Fresh Air TV critic David Bianculli says two new miniseries this week are worth special mention — and couldn't be more different. The Spoils Of Babylon is a miniseries soap-opera spoof on IFC; True Detective looks like the best HBO drama since The Wire.
In the new FX series, Bichir plays a Mexican detective who teams up with an El Paso cop to solve a series of murders. He tells Fresh Air's Dave Davies that The Bridge aims to give equal treatment to both sides of the border.
Jane Campion directs a new Sundance Channel miniseries, Top of the Lake, about a young New Zealand detective played by Mad Men's Elisabeth Moss. Meanwhile, producers from Lost and Friday Night Lights team up to create a prequel to Alfred Hitchcock's Psycho, called Bates Motel.
The actor stars in a new Fox series about a former FBI agent asked to help apprehend a serial killer he once put behind bars. The series is well done, but the violence in it is alarming — especially for network television.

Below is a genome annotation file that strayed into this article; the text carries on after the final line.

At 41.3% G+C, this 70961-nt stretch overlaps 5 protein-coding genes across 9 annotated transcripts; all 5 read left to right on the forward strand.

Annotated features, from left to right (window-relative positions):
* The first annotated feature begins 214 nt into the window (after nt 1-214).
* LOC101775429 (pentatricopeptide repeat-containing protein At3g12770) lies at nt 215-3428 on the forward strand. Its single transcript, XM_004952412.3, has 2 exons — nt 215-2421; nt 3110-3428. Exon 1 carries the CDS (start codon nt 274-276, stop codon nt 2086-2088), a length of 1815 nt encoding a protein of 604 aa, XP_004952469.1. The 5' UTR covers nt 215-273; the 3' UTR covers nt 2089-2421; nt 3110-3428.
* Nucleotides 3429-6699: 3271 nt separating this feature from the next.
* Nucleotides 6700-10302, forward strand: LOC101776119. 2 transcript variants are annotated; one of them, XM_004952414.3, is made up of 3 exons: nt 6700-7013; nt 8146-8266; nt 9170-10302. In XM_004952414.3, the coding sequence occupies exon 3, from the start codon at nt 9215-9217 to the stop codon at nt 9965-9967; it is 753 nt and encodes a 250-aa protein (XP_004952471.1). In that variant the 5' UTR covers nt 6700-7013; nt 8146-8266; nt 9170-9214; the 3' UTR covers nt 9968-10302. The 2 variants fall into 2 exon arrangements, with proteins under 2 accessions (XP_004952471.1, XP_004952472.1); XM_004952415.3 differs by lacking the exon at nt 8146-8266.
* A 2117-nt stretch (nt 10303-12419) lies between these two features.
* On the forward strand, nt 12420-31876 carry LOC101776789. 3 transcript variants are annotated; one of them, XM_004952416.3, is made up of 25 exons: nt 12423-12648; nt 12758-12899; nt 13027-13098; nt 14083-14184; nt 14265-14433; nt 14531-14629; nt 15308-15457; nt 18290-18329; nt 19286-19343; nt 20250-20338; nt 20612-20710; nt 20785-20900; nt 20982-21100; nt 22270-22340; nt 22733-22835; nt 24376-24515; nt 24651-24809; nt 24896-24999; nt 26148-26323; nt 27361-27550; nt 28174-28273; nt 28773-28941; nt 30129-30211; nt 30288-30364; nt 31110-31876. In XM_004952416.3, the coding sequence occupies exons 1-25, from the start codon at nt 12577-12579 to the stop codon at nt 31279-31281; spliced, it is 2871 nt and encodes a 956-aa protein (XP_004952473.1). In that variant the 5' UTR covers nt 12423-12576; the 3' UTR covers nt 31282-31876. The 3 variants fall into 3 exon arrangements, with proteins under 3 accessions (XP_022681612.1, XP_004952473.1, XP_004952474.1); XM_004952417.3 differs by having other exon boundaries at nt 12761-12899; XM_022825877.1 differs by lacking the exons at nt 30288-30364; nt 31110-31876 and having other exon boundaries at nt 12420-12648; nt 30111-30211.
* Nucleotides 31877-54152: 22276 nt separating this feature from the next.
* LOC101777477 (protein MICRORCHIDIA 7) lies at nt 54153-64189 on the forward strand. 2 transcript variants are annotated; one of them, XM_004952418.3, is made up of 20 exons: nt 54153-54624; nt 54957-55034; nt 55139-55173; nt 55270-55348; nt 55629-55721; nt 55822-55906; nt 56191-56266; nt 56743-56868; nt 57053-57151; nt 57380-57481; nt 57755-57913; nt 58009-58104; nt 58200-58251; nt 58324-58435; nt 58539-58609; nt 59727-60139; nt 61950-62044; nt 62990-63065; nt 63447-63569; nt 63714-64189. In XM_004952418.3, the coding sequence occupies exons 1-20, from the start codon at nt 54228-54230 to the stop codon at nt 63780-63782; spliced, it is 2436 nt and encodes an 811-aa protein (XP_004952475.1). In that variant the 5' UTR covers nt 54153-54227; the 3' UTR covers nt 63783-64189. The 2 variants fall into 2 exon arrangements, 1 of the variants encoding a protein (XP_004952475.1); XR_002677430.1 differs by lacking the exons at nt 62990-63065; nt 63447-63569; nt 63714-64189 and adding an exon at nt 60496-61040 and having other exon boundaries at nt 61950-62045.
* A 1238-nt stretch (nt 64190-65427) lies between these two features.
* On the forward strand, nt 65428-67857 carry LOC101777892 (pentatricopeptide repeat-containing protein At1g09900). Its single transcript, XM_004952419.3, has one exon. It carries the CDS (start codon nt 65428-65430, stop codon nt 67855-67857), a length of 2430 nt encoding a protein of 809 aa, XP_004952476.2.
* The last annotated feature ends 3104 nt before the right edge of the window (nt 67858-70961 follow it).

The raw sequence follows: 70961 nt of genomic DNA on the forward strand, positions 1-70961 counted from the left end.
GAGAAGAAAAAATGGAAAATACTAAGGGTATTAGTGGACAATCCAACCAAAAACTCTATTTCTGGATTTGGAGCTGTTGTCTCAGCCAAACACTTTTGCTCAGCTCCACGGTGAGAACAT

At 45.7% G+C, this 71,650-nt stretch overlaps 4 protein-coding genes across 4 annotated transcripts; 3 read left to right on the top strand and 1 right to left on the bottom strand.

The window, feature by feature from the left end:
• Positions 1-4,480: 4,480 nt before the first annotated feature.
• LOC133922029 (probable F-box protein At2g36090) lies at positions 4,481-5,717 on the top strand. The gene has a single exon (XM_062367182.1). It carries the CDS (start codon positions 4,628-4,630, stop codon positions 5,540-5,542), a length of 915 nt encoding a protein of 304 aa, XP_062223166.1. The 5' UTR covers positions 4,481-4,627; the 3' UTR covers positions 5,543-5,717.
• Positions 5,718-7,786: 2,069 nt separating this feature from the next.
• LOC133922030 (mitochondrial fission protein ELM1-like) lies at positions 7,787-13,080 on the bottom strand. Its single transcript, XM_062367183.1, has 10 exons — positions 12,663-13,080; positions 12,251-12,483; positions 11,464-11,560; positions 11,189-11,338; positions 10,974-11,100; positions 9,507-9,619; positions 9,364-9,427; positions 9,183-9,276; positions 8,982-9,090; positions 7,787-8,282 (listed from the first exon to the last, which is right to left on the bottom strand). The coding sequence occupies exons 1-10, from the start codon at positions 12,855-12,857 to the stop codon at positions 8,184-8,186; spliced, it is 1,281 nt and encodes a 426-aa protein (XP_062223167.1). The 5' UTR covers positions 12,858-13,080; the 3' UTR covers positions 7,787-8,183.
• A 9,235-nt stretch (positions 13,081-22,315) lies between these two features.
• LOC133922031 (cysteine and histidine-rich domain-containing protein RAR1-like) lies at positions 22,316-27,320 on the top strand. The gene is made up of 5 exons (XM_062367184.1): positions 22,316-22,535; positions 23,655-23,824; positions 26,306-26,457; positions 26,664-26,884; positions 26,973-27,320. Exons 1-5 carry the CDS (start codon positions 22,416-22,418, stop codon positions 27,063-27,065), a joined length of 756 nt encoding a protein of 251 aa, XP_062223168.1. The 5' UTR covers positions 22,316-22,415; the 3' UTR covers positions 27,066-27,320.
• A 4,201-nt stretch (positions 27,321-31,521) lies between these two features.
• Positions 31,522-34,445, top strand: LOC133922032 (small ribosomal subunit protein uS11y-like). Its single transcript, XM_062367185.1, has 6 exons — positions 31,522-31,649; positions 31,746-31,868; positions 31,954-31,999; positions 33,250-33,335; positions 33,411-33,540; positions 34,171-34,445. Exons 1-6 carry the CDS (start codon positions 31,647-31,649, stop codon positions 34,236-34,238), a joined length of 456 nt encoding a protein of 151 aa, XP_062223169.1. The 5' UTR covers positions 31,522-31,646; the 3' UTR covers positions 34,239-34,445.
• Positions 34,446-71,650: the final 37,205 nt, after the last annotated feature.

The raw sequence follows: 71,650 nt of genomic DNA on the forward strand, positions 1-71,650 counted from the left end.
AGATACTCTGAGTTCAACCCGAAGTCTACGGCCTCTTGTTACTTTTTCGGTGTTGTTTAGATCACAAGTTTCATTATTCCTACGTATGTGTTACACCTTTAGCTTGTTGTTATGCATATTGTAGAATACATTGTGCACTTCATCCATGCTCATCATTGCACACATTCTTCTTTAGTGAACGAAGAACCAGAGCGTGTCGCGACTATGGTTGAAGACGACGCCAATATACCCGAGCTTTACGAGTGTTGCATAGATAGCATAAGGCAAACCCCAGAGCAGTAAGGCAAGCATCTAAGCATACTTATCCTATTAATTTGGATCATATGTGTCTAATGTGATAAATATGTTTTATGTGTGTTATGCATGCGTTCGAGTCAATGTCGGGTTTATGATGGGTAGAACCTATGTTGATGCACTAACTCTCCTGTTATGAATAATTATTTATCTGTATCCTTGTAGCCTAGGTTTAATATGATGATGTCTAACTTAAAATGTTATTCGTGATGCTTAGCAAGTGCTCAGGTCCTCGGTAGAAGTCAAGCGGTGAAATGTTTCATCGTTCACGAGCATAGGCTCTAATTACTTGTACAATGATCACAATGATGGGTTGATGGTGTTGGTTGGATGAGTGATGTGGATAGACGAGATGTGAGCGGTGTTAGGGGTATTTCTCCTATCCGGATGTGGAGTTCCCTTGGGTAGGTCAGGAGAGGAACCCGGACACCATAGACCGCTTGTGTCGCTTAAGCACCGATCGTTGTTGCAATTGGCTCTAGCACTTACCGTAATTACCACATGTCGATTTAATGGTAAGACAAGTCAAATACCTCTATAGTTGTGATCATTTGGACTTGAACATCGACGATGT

Car 54, Where Are You?, the TV comedy series about a mythical police station in the Bronx, was created by Nat Hiken in 1961. It's just appeared for the first time on DVD to the delight of fans, including critic Lloyd Schwartz.
For the past eight seasons, the English actor has played Dr. Gregory House on the Fox medical series. During that time, Laurie's character has diagnosed dozens of patients suffering from rare ailments, while maintaining a serious addiction to Vicodin.
The new NBC drama stars Jason Isaacs as a man who survives a terrible car accident with either his wife or child. He's living one existence, and dreaming the other -- but which is real? It's a lot of work for the viewer, but critic David Bianculli has faith in the show's creators.
The British musical private-eye drama, which first aired in 1986, starred Michael Gambon as a novelist hospitalized with a horrible skin condition who tries to write a Hollywood screenplay in his mind. David Bianculli explains why the miniseries is "TV's most polished, audacious masterpiece."
The star of Showtime's bloody crime drama talks about the show's eventual plans for an ending — and also about matters both professional and personal, from how he plays an emotionless killer to how Hall himself, while filming Dexter, has dealt with both cancer and a divorce.
The actor plays a righteous federal agent who succumbs to all sorts of temptations on the HBO drama Boardwalk Empire. To build the character of Nelson Van Alden, he says, he worked out an elaborate back story about the agent's childhood.